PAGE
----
Last week Wyoming governor Matt Mead released his proposed budget for the next two years. The governor joins us to discuss something he did not recommend and discusses other topics, such as whether he will run for re-election.
In the governor’s budget last week, one area that didn’t get a lot of attention is a proposal to increase funding to communities and counties by $175 million. That would be a $40 million increase over his previous proposal. 40 percent of that money would go for infrastructure, such as roads, but the rest would go into operations. If approved, it would come at a time when most local governments are dealing with less revenue. Wyoming Public Radio’s Bob Beck reports.
The main revenue forecasting arm for the state of Wyoming called 2013 a solid year economically. Thanks to investments it means the state raised almost 350 million dollars over projections. But the Consensus Revenue Estimating Group or CREG says while this is great news, problems may be on the horizon. The legislative committee tasked with developing the state’s budget wants to be cautious. Wyoming Public Radio’s Bob Beck reports…
After a lengthy discussion, the Legislature’s Joint Appropriations Committee voted to support a two-percent external cost adjustment for public schools.
The external cost adjustment would address inflation issues within the school funding model, and is used by most districts to pay for salary increases. Lawmakers have been reluctant to support an ECA over the last several years due to budget concerns, and the appropriations committee was told that spending for education in Wyoming remains among the top 10 in the country.
The University of Wyoming has not given a pay raise to its faculty and staff in four years now and the board of trustees is concerned that scrimping on salaries has begun to adversely affect the education the university offers. David Bostrom, the president of the UW Board of Trustees, says that employee salaries don’t just need to compete state-wide but must also compete nationally and internationally within their fields.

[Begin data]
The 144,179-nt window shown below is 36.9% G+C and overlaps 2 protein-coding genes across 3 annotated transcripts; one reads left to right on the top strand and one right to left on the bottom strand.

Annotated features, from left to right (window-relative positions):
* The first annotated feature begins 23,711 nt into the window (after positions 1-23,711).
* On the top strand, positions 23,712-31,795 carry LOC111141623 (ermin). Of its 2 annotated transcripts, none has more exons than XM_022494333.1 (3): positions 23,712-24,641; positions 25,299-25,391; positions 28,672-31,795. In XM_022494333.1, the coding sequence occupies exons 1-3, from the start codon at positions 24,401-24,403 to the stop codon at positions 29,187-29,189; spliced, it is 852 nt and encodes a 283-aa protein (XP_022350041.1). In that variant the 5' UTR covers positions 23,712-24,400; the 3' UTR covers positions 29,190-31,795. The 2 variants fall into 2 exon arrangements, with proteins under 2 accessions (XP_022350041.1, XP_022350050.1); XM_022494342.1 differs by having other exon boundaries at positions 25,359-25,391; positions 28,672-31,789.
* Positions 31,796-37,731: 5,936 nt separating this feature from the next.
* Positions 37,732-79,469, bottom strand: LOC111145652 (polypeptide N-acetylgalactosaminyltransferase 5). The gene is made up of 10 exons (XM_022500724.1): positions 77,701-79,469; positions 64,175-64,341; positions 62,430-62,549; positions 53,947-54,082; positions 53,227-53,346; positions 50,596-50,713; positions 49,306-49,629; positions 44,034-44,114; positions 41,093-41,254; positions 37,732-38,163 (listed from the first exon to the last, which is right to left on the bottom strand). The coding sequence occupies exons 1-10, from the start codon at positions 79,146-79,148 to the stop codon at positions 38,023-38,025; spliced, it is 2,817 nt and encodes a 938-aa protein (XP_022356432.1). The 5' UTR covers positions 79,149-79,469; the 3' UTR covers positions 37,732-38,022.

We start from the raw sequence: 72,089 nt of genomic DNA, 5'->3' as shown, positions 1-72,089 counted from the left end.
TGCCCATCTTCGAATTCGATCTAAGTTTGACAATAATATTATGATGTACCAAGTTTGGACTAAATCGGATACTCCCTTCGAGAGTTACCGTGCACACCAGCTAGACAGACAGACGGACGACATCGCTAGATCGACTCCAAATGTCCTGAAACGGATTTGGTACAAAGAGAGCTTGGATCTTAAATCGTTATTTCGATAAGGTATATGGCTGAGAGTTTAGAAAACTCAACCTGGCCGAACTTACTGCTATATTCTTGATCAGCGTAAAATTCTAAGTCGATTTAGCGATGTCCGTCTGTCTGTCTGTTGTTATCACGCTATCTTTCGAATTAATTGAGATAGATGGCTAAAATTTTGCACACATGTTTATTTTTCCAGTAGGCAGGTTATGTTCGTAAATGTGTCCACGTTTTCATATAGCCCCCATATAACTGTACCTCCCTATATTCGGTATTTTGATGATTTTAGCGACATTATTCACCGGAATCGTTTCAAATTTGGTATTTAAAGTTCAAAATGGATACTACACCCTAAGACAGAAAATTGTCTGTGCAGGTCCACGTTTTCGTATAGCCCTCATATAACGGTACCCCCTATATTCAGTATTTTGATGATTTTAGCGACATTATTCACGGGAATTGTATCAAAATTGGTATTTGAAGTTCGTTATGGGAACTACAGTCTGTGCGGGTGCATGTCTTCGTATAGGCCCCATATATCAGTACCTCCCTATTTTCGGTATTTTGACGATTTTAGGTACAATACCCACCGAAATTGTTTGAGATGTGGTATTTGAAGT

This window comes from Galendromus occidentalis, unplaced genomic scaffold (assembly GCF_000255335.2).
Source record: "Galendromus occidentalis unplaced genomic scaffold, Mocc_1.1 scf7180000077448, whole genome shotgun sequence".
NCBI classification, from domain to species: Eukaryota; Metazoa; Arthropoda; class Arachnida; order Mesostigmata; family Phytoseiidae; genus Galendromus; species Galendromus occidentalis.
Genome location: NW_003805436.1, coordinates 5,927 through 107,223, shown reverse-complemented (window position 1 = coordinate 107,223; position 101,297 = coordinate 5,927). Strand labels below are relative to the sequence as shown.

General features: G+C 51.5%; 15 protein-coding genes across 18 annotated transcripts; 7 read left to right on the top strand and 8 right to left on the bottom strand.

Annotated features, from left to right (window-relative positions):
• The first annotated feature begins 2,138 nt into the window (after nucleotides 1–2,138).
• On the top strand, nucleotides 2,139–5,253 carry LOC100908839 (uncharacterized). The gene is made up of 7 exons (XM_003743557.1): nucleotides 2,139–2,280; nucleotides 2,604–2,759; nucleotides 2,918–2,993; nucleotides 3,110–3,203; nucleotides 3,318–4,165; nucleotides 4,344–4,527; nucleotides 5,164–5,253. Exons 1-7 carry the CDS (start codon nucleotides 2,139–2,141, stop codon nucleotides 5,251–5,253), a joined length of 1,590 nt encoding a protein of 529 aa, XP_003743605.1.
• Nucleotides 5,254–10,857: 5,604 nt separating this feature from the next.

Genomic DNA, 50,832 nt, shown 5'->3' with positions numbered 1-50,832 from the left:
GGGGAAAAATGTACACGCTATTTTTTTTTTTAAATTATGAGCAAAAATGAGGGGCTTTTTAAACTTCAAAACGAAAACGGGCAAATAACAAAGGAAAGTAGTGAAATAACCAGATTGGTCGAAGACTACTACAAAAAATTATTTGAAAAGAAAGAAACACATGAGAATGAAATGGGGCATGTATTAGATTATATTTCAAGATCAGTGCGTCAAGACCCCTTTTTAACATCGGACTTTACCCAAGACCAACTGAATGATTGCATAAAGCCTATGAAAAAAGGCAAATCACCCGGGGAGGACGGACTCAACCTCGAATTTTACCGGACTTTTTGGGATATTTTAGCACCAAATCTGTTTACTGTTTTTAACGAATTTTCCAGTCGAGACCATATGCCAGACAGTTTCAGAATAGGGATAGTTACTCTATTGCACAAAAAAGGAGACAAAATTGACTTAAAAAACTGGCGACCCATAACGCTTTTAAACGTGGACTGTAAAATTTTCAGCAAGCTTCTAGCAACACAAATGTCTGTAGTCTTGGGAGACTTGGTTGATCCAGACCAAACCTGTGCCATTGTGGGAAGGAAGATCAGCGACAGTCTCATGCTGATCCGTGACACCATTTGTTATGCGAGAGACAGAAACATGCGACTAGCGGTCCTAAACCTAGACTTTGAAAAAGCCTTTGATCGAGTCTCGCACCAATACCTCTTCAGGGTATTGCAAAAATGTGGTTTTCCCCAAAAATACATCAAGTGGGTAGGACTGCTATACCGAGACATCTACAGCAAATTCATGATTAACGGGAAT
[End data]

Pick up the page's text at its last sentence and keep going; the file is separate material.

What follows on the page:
The Riverton Circuit Court is stationed in a small, pre-fab building with thin walls. After a bullet was shot from outside the building into the courtroom last summer, Fremont County stationed industrial shipping containers around the building to protect it. The Fremont County Board of Commissioners has requested funding from the State Loan and Investments Board to build a new circuit court facility.
Cheyenne Regional Airport could lose its air tower as a result of the federal sequester. The Federal Aviation Administration is losing funding for 100 towers nationwide, each of which serve airports with a limited number of flights.
David Haring is director of aviation at the airport. He says the airport will continue to operate… but losing the air tower is a big deal, because it’s an important safety tool.